With brand safety, brands have more control than ever, but they’ve also been skittish not just around fake news or the long tail, but legitimate news. How has that affected your business?

We live in a world where you are just a screen grab away from an ad that runs in perceived objectionable content. Even if we are operating at a 95% success rate, and I’m making this number up, the focus on brand safety is so acute that the 5% gets a significant amount of attention.

The best example of that is Sleeping Giants. The daisy-chaining plumbing of the ad stack powering the long tail gets really murky really quickly. If you are a Fortune 500 marketer, you’ve lost control, and that freaks you out.

I think that’s an opportunity for us.

When you are running a PMP, could you customize it according to the advertiser’s brand safety preferences?

We don’t know exactly what’s happening on the other end a lot of time. We have started to talk about this issue outside of the campaign level and strategically with senior people on the holding company side about their view.

You can become reliant on a [brand safety filtering] tool that is conspiring against you because of the methodology with which it scores the site. On any given day, the home page of CNN could be talking about political issues, North Korea, the royal engagement or the bomb cyclone. Bomb cyclone is a perfect example of something that in theory could be opted out of because it’s a keyword that might create concerns.

I’ve written about publishers getting caught in “brand safety nets.” Does that apply to CNN?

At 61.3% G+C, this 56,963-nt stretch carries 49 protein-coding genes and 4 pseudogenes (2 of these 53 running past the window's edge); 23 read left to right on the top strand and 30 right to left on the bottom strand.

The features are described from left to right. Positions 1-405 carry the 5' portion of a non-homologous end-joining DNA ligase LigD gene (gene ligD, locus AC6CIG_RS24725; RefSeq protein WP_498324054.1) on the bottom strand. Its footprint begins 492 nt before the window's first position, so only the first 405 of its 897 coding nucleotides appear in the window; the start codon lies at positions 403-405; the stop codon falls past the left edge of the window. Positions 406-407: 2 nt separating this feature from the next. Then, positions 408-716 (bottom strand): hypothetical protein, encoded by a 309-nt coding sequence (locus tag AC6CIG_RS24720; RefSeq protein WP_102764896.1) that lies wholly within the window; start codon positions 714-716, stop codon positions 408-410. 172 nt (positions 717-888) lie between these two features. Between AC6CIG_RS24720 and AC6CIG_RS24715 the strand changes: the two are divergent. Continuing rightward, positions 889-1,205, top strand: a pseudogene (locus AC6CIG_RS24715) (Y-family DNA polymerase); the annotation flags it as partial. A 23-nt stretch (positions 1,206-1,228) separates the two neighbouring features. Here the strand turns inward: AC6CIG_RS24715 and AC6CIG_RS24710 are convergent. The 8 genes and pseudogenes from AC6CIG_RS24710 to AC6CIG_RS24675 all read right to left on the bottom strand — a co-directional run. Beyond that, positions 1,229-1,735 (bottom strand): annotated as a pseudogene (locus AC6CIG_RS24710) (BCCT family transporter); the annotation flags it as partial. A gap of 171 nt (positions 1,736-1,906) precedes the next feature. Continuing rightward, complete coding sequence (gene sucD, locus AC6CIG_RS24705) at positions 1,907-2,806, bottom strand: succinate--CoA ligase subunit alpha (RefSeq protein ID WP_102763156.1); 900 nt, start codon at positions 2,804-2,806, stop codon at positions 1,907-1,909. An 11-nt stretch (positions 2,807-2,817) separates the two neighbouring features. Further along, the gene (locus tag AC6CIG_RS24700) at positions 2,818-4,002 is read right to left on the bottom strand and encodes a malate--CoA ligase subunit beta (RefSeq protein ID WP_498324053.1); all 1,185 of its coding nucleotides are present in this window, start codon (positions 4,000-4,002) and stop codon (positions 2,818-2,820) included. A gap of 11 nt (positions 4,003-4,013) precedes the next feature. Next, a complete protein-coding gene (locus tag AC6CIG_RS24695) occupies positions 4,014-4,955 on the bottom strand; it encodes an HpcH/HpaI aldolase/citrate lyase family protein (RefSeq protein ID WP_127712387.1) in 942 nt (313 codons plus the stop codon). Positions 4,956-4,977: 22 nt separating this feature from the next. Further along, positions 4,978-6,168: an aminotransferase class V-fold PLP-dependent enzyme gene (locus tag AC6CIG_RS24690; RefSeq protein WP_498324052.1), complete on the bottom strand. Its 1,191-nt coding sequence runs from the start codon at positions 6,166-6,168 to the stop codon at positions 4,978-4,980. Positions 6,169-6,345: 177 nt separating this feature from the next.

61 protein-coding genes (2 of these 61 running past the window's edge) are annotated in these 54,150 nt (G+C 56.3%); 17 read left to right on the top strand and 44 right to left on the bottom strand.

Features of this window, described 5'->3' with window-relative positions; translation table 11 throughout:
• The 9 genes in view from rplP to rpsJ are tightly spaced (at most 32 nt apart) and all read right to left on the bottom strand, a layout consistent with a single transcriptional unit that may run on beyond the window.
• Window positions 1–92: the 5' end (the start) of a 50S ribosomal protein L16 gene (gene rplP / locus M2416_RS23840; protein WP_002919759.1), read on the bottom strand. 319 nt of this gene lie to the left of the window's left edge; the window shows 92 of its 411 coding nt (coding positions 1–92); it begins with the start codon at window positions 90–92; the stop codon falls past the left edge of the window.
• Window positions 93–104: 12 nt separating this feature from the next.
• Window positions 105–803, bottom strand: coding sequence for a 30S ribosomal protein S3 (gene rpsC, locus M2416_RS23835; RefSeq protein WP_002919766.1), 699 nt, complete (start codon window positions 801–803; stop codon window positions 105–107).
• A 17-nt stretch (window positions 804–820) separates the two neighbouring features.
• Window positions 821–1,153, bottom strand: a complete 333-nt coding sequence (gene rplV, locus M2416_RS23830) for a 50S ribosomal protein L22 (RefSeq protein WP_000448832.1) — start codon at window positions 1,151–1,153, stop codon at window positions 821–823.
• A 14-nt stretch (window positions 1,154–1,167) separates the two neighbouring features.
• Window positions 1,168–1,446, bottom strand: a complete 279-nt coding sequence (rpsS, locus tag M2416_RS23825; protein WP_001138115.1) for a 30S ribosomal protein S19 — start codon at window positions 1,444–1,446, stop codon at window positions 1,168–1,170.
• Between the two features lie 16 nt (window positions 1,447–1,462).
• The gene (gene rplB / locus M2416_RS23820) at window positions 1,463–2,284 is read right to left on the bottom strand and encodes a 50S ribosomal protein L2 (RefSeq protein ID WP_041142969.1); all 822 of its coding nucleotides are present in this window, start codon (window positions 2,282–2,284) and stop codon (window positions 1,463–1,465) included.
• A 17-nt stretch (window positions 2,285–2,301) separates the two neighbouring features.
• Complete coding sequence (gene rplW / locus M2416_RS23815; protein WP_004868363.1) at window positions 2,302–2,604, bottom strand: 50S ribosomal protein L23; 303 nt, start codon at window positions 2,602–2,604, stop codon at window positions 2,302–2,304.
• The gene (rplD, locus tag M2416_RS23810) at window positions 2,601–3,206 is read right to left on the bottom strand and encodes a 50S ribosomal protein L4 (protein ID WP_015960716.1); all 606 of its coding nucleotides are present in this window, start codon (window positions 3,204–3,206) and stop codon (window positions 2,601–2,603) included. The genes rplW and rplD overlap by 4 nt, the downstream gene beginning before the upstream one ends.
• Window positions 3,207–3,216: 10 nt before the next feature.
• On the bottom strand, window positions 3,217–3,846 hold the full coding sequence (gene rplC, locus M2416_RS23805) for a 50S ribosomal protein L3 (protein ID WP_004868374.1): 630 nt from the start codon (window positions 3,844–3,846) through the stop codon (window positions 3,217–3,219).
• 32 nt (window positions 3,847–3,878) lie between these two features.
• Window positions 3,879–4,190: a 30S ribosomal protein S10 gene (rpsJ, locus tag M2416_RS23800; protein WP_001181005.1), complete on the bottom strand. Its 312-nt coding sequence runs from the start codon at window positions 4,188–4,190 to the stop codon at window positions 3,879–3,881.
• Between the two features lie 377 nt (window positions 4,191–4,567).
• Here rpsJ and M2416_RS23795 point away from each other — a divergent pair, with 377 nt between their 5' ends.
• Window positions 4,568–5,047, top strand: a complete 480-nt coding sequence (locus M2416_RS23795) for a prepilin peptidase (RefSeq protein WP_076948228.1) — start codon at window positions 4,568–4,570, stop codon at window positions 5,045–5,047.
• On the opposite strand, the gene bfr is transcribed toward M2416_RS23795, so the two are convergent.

I personally think that brand safety tools right now are blunt force tools versus precision instruments. You can miss big swaths of quality audiences by working with something that isn’t super precise. I want to make it easy to be super precise with audiences and content within CNN.com.

Talking specifically about our PMP business, I want to go to our holding company partners and say, “We are going to take really good care about you, and you are going to miss a lot of opportunity if you are relying on these blunt solutions.”

Do you see value in the open market when strategically it makes sense to focus on PMPs? For example, do some open CPMs exceed PMPs?

Generally speaking, the volume of dollars and pricing we get is better in PMPs than open. For us, it’s about trying to fill the bucket as much as we can with the PMP.

Open [exchange] provides value for us for impressions that we can no longer keep up with. Or, they are decisioning on audiences. Maybe context is less important and there is a greater appetite or threshold for the content they are willing to run in. If all you care about is an in-market car buyer, you may not care about it running on a Matt Lauer story.

What are you seeing in terms of brands and agencies moving budgets from open to private programmatic?

It varies. Open historically has been a very efficient way to buy. The good news for the PMP strategy is that the long tail is now exposed.

Marc Pritchard is talking about eliminating the long tail entirely. Platforms are opting you out of your cookie, so now there is a 24-hour cookie. These are force functions making the open marketplace less easy, less efficient places to buy.

Marketers that have stayed away from PMPs … are going to get forced back into that brand-safe, high-quality environment and have fewer, bigger, better partners. As that universe contracts, that will affect [advertisers’] CPMs. And we will partner up with advertisers to figure out what moves the needle for them.

What are you eyeing in the coming year?

At the upfronts, we want to be ambitious and ask our partners to be ambitious about how we make those commitments over a longer term, and position CNN as a mainstream leader in brand safety. I don’t think we are ready for prime time on how we are doing that yet, but we will be pretty soon. Building solutions that address brand safety are important to us and our partners.

This interview has been condensed and edited.